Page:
Υπάρχουν πλέον ενδείξεις ότι η χρήση της σόγιας στην διατροφή, εκτός από σημαντική πηγή προτεϊνών προσφέρει και μια σχετική προστασία σε κίνδυνο της στεφανιαίας νόσου ή καρκίνου του μαστού και του προστάτη, πιθανά να βελτιώνει τη νεφρική λειτουργία, να βοηθά σε προβλήματα κατάθλιψης και να βελτιώνει την υγεία του δέρματος.
Ενώ οι φόβοι για αρνητικές επιδράσεις των των ισοφλαβονών που περιέχει, για δυσμενείς επιδράσεις τους σε ορισμένα άτομα, τείνουν να κρίνονται αμελητέες.
Φυσικά τα άτομα που εμφανίζουν αλλεργία στο συγκεκριμένο προϊόν πρέπει να το αποφεύγουν, ευτυχώς είναι λίγα.
Soy and Health Update: Evaluation of the Clinical and Epidemiologic Literature
Abstract: Soyfoods have long been recognized as sources of high-quality protein and healthful fat, but over the past 25 years these foods have been rigorously investigated for their role in chronic disease prevention and treatment. There is evidence, for example, that they reduce risk of coronary heart disease and breast and prostate cancer. In addition, soy alleviates hot flashes and may favorably affect renal function, alleviate depressive symptoms and improve skin health. Much of the focus on soyfoods is because they are uniquely-rich sources of isoflavones. Isoflavones are classified as both phytoestrogens and selective estrogen receptor modulators. Despite the many proposed benefits, the presence of isoflavones has led to concerns that soy may exert untoward effects in some individuals. However, these concerns are based primarily on animal studies, whereas the human research supports the safety and benefits of soyfoods. In support of safety is the recent conclusion of the European Food Safety Authority that isoflavones do not adversely affect the breast, thyroid or uterus of postmenopausal women. This review covers each of the major research areas involving soy focusing primarily on the clinical and epidemiologic research. Background information on Asian soy intake, isoflavones, and nutrient content is also provided.
Soyfoods have become increasingly popular in non-Asian countries. Their versatility allows them to easily be incorporated into Western diets and therefore provides a convenient way to exploit the nutritional advantages of legumes, which often play an underutilized role in North America and many European countries. However, the macronutrient composition of the soybean is different from other legumes. Also, soy protein is higher in quality than other legume proteins and the soybean is a good source of both essential fatty acids. Soy protein also directly lowers circulating LDL-cholesterol levels and may also modestly lower blood pressure. Replacement of commonly-consumed sources of protein in Western diets by soyfoods may also lead to a favorable change in the fatty acid content of the diet.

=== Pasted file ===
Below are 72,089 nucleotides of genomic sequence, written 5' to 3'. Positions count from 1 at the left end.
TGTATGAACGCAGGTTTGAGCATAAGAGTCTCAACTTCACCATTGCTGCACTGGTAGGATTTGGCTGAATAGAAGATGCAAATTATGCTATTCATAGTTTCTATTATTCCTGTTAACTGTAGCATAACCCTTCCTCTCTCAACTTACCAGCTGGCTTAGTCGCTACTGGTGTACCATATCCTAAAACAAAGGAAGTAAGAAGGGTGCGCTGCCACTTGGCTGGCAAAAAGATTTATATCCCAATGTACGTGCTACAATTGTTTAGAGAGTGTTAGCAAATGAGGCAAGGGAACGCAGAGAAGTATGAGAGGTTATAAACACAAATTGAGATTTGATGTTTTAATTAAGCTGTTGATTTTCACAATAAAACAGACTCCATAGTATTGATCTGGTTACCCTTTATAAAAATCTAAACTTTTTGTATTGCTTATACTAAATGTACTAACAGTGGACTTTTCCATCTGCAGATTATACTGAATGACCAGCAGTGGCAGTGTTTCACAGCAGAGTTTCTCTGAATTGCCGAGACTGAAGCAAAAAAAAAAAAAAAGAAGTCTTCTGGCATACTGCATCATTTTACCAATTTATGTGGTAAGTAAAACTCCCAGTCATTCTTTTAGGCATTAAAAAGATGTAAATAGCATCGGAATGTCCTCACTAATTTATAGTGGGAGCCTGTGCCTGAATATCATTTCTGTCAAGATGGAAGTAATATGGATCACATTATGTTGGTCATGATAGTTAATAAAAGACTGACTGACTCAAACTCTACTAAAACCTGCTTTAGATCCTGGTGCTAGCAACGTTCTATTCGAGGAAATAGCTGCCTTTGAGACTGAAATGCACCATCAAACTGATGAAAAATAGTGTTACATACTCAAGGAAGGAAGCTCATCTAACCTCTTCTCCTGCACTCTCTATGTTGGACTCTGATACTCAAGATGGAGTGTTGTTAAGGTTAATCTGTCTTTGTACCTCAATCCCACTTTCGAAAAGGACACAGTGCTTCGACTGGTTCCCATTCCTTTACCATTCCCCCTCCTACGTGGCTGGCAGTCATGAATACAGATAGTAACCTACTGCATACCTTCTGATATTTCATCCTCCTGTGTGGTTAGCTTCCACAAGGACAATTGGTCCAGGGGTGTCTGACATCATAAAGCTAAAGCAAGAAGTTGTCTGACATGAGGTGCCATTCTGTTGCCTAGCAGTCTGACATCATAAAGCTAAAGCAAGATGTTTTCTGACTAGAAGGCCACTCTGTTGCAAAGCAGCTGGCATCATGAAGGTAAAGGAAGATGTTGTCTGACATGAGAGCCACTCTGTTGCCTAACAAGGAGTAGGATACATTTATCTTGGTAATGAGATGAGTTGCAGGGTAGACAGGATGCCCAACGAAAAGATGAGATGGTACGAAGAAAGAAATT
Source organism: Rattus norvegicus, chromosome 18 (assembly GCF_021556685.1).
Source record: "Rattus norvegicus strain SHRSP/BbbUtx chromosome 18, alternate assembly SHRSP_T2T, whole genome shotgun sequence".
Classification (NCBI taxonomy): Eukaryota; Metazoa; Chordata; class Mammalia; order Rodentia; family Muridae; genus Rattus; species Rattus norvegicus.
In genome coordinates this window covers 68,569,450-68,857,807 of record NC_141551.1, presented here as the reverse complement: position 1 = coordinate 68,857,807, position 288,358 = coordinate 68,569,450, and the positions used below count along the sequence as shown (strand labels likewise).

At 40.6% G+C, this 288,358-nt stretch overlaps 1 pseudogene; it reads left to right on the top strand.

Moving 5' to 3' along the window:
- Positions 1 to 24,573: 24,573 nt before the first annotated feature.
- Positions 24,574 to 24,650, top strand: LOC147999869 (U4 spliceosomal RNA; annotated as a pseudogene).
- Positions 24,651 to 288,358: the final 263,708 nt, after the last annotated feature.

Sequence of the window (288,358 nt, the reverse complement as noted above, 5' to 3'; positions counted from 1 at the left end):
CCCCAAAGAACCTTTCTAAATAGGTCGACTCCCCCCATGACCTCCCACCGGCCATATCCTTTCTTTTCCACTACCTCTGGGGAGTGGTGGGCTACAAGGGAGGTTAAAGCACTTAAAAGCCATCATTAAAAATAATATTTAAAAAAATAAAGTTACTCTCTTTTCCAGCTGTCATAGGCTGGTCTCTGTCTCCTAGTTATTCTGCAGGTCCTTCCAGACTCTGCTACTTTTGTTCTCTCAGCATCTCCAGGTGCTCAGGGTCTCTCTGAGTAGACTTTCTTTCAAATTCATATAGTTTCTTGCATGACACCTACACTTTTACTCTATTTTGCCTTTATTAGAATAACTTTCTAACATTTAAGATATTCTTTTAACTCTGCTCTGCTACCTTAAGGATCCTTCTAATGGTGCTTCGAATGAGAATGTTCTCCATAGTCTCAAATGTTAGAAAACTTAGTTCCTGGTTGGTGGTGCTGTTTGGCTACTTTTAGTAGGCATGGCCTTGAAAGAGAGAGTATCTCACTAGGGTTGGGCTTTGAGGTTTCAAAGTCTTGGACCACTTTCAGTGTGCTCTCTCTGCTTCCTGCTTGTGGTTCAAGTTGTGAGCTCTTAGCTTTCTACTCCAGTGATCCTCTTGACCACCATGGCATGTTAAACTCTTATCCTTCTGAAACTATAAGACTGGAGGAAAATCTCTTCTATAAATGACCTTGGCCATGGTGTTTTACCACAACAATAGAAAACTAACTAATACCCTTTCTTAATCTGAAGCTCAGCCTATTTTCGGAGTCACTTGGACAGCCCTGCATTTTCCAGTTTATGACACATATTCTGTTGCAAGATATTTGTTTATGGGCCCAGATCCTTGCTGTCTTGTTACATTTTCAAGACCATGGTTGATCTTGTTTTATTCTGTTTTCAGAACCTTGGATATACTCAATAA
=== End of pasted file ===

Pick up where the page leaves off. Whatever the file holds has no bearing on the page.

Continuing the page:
The most distinctive aspect of the soybean is its high isoflavone content. Isoflavones are proposed as having a number of health benefits although not surprisingly, the degree to which the evidence supports these claims varies. For example, there is solid evidence in support of isoflavones alleviating hot flashes and improving arterial health in menopausal women whereas the evidence that they reduce risk of breast and prostate cancer, not surprisingly, is more preliminary. Concerns that the estrogen-like properties of isoflavones produce untoward effects in some subpopulations, such as postmenopausal women, are not supported by the clinical and epidemiologic research. Evidence indicates soyfoods can be safely consumed by all individuals except those who are allergic to soy protein, which is relatively uncommon in comparison to the number of individuals allergic to many other commonly-consumed foods [436,437,438].
When adding soy to the diet it is important to consider the overall nutritional quality of a particular soyfood since many Westernized soyfoods include a variety of non-soy ingredients. There are no formal recommendations for soy intake beyond the 25 g/day soy protein established by the US FDA as the threshold intake for cholesterol reduction. However, population and clinical studies involving adults suggest benefits are associated with approximately two to four servings per day. Ideally, soyfoods are incorporated into the diet by displacing less healthy foods and as part of an overall healthy diet designed to lower risk of chronic disease such as the approach represented by the portfolio diet .
Η απελευθέρωση από το γνωστό.